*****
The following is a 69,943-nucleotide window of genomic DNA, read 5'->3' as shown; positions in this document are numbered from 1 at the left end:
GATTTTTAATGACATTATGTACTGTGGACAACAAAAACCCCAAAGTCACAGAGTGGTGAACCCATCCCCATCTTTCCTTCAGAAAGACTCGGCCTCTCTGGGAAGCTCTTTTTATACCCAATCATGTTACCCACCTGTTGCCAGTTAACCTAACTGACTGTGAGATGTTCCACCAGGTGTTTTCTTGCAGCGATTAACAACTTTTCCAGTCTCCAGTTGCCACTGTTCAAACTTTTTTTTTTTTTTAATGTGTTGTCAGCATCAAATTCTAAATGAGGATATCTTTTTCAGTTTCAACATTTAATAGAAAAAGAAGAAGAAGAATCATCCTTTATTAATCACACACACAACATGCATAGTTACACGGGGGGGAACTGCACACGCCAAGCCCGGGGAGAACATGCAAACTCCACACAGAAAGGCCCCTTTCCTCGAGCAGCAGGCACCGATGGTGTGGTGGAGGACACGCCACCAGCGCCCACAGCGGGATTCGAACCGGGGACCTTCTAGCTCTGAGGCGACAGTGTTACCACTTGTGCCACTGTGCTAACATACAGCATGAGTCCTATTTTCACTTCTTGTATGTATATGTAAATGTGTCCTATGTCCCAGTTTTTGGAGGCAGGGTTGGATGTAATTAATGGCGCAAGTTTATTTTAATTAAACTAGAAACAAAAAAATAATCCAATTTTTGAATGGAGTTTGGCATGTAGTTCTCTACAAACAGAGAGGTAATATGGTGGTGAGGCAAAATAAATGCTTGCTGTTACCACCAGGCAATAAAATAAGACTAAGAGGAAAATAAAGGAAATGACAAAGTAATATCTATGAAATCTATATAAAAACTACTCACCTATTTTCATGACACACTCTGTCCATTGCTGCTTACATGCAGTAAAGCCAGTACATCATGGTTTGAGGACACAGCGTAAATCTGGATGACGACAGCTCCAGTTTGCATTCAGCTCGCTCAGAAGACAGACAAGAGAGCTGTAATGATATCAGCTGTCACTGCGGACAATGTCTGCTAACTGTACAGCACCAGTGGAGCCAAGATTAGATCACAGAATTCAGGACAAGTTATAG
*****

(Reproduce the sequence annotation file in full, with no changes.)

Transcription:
The following is a 69,943-nucleotide window of genomic DNA, read 5'->3' as shown; positions in this document are numbered from 1 at the left end:
GATTTTTAATGACATTATGTACTGTGGACAACAAAAACCCCAAAGTCACAGAGTGGTGAACCCATCCCCATCTTTCCTTCAGAAAGACTCGGCCTCTCTGGGAAGCTCTTTTTATACCCAATCATGTTACCCACCTGTTGCCAGTTAACCTAACTGACTGTGAGATGTTCCACCAGGTGTTTTCTTGCAGCGATTAACAACTTTTCCAGTCTCCAGTTGCCACTGTTCAAACTTTTTTTTTTTTTTAATGTGTTGTCAGCATCAAATTCTAAATGAGGATATCTTTTTCAGTTTCAACATTTAATAGAAAAAGAAGAAGAAGAATCATCCTTTATTAATCACACACACAACATGCATAGTTACACGGGGGGGAACTGCACACGCCAAGCCCGGGGAGAACATGCAAACTCCACACAGAAAGGCCCCTTTCCTCGAGCAGCAGGCACCGATGGTGTGGTGGAGGACACGCCACCAGCGCCCACAGCGGGATTCGAACCGGGGACCTTCTAGCTCTGAGGCGACAGTGTTACCACTTGTGCCACTGTGCTAACATACAGCATGAGTCCTATTTTCACTTCTTGTATGTATATGTAAATGTGTCCTATGTCCCAGTTTTTGGAGGCAGGGTTGGATGTAATTAATGGCGCAAGTTTATTTTAATTAAACTAGAAACAAAAAAATAATCCAATTTTTGAATGGAGTTTGGCATGTAGTTCTCTACAAACAGAGAGGTAATATGGTGGTGAGGCAAAATAAATGCTTGCTGTTACCACCAGGCAATAAAATAAGACTAAGAGGAAAATAAAGGAAATGACAAAGTAATATCTATGAAATCTATATAAAAACTACTCACCTATTTTCATGACACACTCTGTCCATTGCTGCTTACATGCAGTAAAGCCAGTACATCATGGTTTGAGGACACAGCGTAAATCTGGATGACGACAGCTCCAGTTTGCATTCAGCTCGCTCAGAAGACAGACAAGAGAGCTGTAATGATATCAGCTGTCACTGCGGACAATGTCTGCTAACTGTACAGCACCAGTGGAGCCAAGATTAGATCACAGAATTCAGGACAAGTTATAG